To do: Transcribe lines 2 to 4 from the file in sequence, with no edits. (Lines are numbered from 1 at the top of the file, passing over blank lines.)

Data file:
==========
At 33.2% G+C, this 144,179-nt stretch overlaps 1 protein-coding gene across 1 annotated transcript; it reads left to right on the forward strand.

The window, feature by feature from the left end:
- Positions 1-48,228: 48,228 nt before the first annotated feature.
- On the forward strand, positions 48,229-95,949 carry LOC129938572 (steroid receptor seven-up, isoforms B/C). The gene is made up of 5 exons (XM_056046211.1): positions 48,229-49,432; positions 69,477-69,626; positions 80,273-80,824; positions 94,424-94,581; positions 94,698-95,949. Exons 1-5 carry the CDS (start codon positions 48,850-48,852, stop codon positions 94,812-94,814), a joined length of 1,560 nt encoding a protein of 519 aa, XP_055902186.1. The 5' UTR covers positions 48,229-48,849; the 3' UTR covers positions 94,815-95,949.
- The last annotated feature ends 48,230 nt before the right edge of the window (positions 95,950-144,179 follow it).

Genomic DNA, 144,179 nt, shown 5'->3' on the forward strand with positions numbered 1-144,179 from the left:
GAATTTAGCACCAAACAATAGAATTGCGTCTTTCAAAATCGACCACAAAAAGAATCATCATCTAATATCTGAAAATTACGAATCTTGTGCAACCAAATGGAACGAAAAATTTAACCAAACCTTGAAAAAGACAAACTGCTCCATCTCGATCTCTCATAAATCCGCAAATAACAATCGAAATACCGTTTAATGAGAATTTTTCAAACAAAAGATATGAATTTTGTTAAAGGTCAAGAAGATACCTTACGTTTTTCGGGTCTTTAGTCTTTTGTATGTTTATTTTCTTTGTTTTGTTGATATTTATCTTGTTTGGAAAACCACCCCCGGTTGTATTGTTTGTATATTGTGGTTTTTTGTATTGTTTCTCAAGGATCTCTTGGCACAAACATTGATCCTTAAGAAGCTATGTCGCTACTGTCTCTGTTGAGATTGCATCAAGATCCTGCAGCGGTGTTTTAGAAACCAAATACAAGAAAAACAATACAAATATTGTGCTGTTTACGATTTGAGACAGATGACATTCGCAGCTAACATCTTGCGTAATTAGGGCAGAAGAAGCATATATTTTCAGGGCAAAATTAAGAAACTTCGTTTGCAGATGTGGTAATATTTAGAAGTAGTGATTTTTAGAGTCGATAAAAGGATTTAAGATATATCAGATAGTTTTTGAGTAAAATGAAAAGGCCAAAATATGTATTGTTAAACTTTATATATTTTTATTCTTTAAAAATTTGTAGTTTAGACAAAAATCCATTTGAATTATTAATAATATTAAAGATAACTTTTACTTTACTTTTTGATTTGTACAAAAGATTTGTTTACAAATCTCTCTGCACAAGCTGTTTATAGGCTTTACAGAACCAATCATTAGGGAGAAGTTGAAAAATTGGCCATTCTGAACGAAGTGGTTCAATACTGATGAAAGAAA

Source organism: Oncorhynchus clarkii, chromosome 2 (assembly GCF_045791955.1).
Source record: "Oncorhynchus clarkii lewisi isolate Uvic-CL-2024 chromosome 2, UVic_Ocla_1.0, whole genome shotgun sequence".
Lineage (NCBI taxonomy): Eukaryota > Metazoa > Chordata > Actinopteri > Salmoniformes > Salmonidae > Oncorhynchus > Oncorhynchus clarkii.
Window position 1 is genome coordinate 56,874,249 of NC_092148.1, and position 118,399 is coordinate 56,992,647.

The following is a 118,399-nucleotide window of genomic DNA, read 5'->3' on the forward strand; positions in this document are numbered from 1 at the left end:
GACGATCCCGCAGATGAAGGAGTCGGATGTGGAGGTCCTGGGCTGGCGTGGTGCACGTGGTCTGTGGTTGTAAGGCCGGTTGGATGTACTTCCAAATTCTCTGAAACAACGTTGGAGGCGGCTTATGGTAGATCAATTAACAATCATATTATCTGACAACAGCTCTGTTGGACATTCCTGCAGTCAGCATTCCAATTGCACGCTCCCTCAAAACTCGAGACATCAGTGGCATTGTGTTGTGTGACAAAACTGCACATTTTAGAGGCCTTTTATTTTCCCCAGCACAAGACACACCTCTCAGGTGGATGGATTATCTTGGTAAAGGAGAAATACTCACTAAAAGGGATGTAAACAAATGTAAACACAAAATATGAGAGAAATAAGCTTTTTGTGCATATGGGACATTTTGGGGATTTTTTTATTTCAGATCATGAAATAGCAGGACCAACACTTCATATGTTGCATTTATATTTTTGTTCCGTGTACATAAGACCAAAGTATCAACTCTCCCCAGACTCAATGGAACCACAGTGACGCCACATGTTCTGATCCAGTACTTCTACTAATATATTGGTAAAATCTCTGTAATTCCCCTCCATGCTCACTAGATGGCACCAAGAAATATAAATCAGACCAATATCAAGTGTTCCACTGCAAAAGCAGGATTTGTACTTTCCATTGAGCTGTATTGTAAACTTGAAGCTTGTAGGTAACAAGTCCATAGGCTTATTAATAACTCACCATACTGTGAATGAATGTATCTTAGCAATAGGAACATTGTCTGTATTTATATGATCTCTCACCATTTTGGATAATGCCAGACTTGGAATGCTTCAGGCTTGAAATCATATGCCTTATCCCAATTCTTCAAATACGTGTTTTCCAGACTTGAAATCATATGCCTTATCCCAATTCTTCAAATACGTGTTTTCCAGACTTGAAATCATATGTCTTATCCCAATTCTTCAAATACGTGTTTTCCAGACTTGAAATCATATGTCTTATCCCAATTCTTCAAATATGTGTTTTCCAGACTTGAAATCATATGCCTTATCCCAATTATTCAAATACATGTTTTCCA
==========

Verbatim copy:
The window, feature by feature from the left end:
- Positions 1-48,228: 48,228 nt before the first annotated feature.
- On the forward strand, positions 48,229-95,949 carry LOC129938572 (steroid receptor seven-up, isoforms B/C). The gene is made up of 5 exons (XM_056046211.1): positions 48,229-49,432; positions 69,477-69,626; positions 80,273-80,824; positions 94,424-94,581; positions 94,698-95,949. Exons 1-5 carry the CDS (start codon positions 48,850-48,852, stop codon positions 94,812-94,814), a joined length of 1,560 nt encoding a protein of 519 aa, XP_055902186.1. The 5' UTR covers positions 48,229-48,849; the 3' UTR covers positions 94,815-95,949.